Seems we have picked up A LOT of new readers recently, which is probably testament to the overall increase of awareness and interest in Gamification in the market. We owe regular readers an apology, due to the success of our consultancy businesses the website has been sadly neglected over the past couple of months – for this we are sorry!
There will be new material posted soon as well as an announcement on the future direction of Gametuned, in the meantime for our new readers enjoy a classic from our archive…
The following post was originally published on this website on May 20th 2011.
Within a previous post on this website “Is Sales Force Gamification Possible?” I quoted Daniel Pink, author of Drive, The Surprising Truth About What Motivates Us. For that post I asked Daniel about his thoughts on gamification to which he replied
“Gamification could go either way — towards 2.0 if the rewards are the point of the exercise, towards 3.0 if the rewards are a form of feedback, information, and a way to make progress and achieve flow.”
As a major advocate of gamification and a fan of Daniel’s work I have been pondering this challenge and have attempted to lay my thoughts out in this follow-up post.
For those who are not familiar with Daniel Pink’s work the 3.0 referred to above is the system he describes as Motivation 3.0 which basically states that if people have autonomy, gain mastery and have purpose then they become fully engaged and motivated within their environments. In relation to gamification if there is no purpose to a campaign or system then really, don’t bother trying to gamify it. So this post is really about autonomy and mastery.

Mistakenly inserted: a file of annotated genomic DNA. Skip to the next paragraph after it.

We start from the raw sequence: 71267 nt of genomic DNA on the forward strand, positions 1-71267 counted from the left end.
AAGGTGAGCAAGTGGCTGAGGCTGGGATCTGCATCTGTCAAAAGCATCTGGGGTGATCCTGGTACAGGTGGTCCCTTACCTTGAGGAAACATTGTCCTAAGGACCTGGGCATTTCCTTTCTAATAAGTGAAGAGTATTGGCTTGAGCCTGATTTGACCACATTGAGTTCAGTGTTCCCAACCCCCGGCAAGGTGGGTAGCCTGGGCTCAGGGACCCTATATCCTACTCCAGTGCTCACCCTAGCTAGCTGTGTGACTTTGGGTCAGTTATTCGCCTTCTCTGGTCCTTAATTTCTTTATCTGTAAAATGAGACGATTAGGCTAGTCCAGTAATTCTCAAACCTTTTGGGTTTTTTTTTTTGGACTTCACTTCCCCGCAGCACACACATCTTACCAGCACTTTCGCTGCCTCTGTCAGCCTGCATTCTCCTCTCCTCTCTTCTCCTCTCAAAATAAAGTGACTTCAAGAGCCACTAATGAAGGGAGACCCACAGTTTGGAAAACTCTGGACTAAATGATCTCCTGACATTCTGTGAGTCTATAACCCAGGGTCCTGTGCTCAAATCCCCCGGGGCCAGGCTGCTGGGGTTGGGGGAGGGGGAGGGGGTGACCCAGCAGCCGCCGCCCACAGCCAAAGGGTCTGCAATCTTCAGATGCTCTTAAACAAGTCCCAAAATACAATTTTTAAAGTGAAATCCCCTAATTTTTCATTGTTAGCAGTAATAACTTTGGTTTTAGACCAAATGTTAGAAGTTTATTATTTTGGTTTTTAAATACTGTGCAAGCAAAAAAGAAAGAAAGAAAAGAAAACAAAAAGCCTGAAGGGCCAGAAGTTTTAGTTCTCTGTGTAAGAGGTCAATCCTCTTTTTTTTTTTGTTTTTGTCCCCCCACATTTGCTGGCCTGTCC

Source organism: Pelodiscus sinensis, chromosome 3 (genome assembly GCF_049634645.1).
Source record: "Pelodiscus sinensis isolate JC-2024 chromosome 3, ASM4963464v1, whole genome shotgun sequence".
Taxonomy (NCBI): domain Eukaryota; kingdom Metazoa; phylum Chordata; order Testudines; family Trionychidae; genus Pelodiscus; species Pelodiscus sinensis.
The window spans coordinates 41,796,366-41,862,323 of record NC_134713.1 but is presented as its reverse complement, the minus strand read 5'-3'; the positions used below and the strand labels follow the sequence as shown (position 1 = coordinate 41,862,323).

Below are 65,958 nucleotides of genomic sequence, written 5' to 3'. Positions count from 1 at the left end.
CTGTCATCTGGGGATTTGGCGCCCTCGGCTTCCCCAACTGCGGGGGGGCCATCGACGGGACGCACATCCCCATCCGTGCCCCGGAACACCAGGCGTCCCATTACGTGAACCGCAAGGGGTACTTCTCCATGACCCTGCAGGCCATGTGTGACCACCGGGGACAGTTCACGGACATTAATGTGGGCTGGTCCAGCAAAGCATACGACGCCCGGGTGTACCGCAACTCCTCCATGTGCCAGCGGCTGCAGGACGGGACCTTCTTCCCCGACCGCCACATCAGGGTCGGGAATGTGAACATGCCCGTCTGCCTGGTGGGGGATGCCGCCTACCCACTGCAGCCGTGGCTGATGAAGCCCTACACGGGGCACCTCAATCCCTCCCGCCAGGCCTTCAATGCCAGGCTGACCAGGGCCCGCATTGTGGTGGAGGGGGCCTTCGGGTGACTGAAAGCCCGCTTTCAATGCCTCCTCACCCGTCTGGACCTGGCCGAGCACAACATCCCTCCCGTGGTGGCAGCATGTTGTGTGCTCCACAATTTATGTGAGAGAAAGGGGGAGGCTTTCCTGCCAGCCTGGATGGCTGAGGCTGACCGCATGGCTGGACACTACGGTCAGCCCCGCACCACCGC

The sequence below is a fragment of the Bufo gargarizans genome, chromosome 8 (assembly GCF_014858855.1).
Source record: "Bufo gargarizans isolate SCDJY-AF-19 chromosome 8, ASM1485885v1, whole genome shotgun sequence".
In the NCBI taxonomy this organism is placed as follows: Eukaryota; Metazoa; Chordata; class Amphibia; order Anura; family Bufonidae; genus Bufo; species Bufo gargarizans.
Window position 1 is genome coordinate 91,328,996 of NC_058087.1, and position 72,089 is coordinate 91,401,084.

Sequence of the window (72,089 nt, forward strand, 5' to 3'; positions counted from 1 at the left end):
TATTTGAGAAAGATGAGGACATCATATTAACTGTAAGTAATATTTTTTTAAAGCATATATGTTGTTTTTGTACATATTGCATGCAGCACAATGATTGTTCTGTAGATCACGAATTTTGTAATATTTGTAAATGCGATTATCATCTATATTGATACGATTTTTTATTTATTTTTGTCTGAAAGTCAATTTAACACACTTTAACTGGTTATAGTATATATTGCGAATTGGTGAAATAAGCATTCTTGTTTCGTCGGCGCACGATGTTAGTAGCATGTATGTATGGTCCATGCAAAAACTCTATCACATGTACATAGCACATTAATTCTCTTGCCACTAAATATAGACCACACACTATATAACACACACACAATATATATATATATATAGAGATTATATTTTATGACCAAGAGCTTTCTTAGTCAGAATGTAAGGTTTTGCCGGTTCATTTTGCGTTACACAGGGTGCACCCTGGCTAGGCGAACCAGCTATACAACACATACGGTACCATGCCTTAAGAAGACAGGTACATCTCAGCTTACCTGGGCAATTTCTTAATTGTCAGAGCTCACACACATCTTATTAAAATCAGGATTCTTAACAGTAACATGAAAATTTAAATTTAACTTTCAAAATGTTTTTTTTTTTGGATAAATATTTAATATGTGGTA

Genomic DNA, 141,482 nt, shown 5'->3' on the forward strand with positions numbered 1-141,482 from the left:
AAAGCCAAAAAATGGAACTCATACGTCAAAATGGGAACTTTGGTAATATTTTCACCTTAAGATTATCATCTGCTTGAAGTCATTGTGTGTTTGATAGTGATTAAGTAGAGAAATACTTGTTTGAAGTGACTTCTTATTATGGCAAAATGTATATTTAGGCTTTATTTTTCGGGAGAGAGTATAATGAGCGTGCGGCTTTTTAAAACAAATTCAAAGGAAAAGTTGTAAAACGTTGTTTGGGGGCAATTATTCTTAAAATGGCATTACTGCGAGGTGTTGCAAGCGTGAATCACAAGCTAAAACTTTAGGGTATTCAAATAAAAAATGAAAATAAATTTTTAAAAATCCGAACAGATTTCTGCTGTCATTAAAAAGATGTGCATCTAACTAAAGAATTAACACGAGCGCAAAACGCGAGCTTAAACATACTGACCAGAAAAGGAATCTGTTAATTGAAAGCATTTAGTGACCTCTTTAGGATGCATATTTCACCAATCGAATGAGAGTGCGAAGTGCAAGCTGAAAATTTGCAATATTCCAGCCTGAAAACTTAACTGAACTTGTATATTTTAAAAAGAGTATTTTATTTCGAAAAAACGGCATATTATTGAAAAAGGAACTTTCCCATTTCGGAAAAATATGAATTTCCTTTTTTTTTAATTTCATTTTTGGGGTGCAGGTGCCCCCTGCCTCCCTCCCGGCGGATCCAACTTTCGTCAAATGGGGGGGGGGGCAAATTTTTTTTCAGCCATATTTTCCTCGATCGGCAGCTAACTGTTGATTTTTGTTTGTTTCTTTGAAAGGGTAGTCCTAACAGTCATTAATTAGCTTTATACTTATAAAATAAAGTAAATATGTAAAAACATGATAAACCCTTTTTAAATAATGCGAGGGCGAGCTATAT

The science of Behavioral Economics suggests that people are not homo economicus, rational deciders who make decisions based purely on evaluation and rational decision making. There are many studies that support this field, one of the most interesting was studying the work habits of New York City taxi drivers. The study observed that taxi drivers pay a fixed fee to rent their cabs for 12 hour shifts and then keep all their revenues, and they decide how much of the 12 hours they work each day. A purely rational, economic person would work longer hours on good days (such as rainy days or when a big convention was in town) and then work shorter hours on bad days thus maximising revenue and minimising unproductive time. However the study found that the vast majority of cabbies do exactly the opposite, they fix a daily earnings target and keep working until they hit their target, thereby working less ‘productive’ hours on good days and more ‘unproductive’ hours on bad days.
Another commonly used example is The Ultimatum Game which is a simple game used in economic experiments. In this game two players are offered an amount of money, they have to decide how to split it between them. If I was playing the game with you and the amount we were being given was $100, if I offered to split it 50:50, $50 each you would most likely say yes. However if I offered you only $5 and kept $95 for myself would you accept?
The majority of people say no. Clearly this is not a rational economic decision, rationally it is in ones’ interest to accept any offer made. By saying yes you get some money, saying no just because “it is not fair” gets you no money and is therefore not economically rational.